In my youth, I loved it when these guys would come to town, though I was born late enough that brush arbors and tent revivals were almost a thing of the past and I never got to participate in one. But evangelists would hold us in awe, driving up in their expensive cars, wearing their handsome suits, and trotting out all of those impressive diagrams and charts which offered positive proof that the end-times were near and that Jesus was coming back to bring his children home and wreak havoc on all those left behind.
Yes, part of me is snickering at this scene that will unfold in this lovely community and part of me would like to attend a night or two and gawk. But I’m pleased that I’m now mature enough that the snickering is overshadowed my a profound sadness, especially for the children who will be mortally wounded with the terror of the atmosphere and many will “come to Christ” out of a fear of hell and will spend the rest of their life under the tyranny of ideological Christianity. And I don’t think the evangelist is necessarily a shyster. He probably is caught up himself in this institutionalized hysteria and is merely playing his role…as we all tend to do in life…in a collective mindset that has him at its beck-and-call, his life being merely the “toy of some great pain.” (Ranier Rilke)
In the “short version of ‘my story'” I described the context of my “call to preach.” The blame issue is certainly apropos here and thus merits discussion. But I’m now to the point that I see beyond “blaming” and see the wisdom of accepting responsibility for choices that I made, even “choices” when I was a mere “babe” and not really capable of making any “choice.” We are all born in a context and are shaped by that context and can never fully escape that it. But most of us can get to the point where we have some awareness of that context, and of its impact on our life, and can then make better choices than if we had not gained that awareness.
Blaming accomplishes nothing. It is a ruse that we use to pretend that we are not making choices so that we can perpetuate maladaptive thought-patterns, emotions, and behaviors which long-since needed to be discarded. We have to realize that we hang on to them…hang onto the pain…because of the fear that what we would find in their absence would be greater than the pain we have when they are present. Or, as Shakespeare so pithily put it, “We cling to these ills that we have rather than fly to others that we know not of.” We prefer to cling to discomfort, and even misery, with which we are accustomed than to risk a fate that we “know not of.”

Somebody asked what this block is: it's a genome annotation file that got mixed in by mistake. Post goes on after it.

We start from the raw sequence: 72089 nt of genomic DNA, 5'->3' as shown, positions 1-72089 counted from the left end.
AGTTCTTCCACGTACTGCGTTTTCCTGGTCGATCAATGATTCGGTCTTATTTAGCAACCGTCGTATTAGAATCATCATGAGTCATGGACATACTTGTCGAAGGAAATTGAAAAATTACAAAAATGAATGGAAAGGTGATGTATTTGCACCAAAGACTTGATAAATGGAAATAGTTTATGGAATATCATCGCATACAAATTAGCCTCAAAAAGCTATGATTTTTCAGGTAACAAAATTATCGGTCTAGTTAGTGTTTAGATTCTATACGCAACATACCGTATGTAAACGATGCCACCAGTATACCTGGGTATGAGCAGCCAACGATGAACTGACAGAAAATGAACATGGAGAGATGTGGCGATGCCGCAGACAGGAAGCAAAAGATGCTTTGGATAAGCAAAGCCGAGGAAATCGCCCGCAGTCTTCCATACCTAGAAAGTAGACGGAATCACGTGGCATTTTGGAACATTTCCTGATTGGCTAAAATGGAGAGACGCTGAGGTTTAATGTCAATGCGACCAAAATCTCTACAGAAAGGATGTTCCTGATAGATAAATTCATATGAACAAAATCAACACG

A dear friend of mine once alluded to a very painful situation in his family life and noted a point of acceptance when he allowed “the pain to swim over me.” That image of engulfment has stayed with me for two or more decades as I’ve sought the courage to accept my own “pain body”, using Eckhart Tolle’s term. We hate pain and the core of our being is predicated on avoiding it, even though if we could manage to accept the pain we could live more fully than we have when trying ferociously to avoid it.
This brings me to the image of The Cross and the story of Jesus and the Crucifixion. The teachings of Carl Jung offer a richer interpretation of this story, suggesting to the Crucifixion is a call to the death of the ego, to the surrendering of our pain body and embracing the pain rather than denying it, discovering in the process that we can survive and, even, we find “Resurrection.” It is much simpler to take the story literally and to do so allows the ego to continue to direct our lives and allow us to live in the pious certainty, the tyranny of “the way things are.” We then continue to remain ensconced in the time-space continuum and completely avoid the spiritual realm, even though we may take great pride in “preaching Christ and him crucified” and other hackneyed bromides.